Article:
Side hustles surge in South Korea as wages remain stagnate

In Q1’2024, more employees in South Korea embrace side jobs, with shifts among younger demographics being most prevalent.
By: | May 2, 2024

Soaring inflation and stagnant wages have been driving a surge in moonlighting among employees in South Korea, particularly those in their 40s and younger, according to new data.

Statistics Korea data revealed a significant uptick in the number of employees in South Korea engaging in side jobs during Q1’2024. A total of 552,037 individuals were juggling multiple sources of income, marking a 22.4% increase compared to the same period in 2023.

While individuals aged 60 and above traditionally led in seeking supplementary income, the recent surge is more pronounced among younger demographics. Specifically, employees in their 40s witnessed a 27.7% rise in side job participation, while those between 15 and 29 experienced a 30.9% increase.

For instance, Kim, a 41-year-old construction worker, found himself compelled to seek additional employment to make ends meet. His wife’s extended maternity leave meant their household income took a hit, pushing Kim into the realm of side jobs.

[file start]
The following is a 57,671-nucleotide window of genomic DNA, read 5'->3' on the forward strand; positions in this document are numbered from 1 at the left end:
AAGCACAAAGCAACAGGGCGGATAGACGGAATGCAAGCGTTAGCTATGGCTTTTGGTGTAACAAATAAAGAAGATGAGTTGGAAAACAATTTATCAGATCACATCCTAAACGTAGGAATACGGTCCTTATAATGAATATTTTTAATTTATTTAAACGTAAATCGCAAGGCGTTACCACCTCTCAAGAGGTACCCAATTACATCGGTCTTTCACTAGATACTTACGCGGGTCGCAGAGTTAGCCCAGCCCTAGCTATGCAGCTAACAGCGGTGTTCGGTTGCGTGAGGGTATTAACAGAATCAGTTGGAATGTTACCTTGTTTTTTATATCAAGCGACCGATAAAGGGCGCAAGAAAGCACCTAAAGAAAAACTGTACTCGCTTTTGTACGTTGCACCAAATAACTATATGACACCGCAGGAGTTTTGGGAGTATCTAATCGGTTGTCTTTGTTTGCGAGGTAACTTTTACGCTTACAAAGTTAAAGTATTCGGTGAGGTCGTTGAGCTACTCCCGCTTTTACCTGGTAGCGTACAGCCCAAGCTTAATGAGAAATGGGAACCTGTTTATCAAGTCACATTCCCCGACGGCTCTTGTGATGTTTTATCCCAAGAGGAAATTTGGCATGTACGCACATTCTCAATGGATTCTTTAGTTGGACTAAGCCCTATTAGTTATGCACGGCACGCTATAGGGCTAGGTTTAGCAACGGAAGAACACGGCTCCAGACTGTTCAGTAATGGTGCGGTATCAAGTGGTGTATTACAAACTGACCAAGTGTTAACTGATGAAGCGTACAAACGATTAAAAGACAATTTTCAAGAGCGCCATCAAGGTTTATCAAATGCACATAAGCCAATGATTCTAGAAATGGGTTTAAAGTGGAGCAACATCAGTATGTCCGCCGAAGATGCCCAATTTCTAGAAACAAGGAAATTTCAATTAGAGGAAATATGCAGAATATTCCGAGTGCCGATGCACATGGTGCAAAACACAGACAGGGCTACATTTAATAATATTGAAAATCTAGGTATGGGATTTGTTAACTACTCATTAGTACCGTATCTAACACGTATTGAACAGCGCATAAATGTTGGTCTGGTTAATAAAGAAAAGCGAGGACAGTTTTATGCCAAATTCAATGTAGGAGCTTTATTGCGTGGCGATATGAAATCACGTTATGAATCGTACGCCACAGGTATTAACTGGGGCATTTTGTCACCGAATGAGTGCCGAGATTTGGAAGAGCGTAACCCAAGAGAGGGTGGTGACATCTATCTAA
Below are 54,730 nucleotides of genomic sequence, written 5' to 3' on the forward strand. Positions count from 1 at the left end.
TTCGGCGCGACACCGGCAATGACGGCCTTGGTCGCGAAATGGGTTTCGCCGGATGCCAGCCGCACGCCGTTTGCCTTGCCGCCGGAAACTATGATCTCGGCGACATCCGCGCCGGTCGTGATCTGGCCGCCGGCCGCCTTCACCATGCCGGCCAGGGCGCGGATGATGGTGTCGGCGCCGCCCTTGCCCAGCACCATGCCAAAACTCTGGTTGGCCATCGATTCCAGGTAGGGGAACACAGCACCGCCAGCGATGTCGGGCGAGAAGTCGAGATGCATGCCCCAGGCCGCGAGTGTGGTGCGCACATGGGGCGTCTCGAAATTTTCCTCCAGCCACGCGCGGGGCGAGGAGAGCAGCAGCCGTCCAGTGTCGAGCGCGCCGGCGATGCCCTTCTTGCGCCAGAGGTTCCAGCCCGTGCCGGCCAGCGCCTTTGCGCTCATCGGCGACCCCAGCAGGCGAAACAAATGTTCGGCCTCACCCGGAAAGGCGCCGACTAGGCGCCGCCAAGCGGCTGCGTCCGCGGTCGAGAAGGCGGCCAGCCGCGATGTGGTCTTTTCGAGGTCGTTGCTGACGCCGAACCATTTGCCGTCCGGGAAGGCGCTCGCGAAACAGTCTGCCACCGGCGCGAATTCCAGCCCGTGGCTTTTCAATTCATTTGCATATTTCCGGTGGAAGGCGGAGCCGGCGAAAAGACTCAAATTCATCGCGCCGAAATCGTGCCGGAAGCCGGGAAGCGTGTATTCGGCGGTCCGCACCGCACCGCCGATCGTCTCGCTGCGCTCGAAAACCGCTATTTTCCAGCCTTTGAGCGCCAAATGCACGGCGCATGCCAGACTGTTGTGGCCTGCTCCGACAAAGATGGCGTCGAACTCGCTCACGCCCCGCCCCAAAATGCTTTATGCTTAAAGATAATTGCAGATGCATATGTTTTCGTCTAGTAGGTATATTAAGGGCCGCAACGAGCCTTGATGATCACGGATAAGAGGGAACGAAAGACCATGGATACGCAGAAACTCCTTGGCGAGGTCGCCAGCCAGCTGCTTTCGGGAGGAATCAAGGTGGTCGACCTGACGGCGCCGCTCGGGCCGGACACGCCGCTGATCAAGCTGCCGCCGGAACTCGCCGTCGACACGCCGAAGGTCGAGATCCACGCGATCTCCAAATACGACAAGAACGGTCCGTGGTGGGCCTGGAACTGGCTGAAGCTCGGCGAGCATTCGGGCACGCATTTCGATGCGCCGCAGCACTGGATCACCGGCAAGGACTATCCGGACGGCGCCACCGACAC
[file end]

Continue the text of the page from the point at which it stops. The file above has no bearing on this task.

He said, “My wife’s income was essential for us to sustain a dual-income household, and I can’t envision managing loan repayments, bills, and raising children without my side job.”

The proliferation of side jobs is predominantly observed in online platforms, such as food delivery services or content creation on YouTube.

READ MORE: Young South Koreans shun SMEs despite high youth unemployment

This trend aligns with a pattern of declining real wages, which persisted for the second consecutive year in 2023, according to data from the Ministry of Employment and Labour. The average real wage dipped by 1.1% year-on-year, amplifying financial strain on employees.

The Korea Labour Institute underscored the correlation between low-paying jobs and side job engagements. Its analysis revealed that individuals with side jobs earn an average of 13,000 won (US$9.42) per hour, compared to 16,000 won (US$11.59) for those solely reliant on primary employment, reported The Korea Times.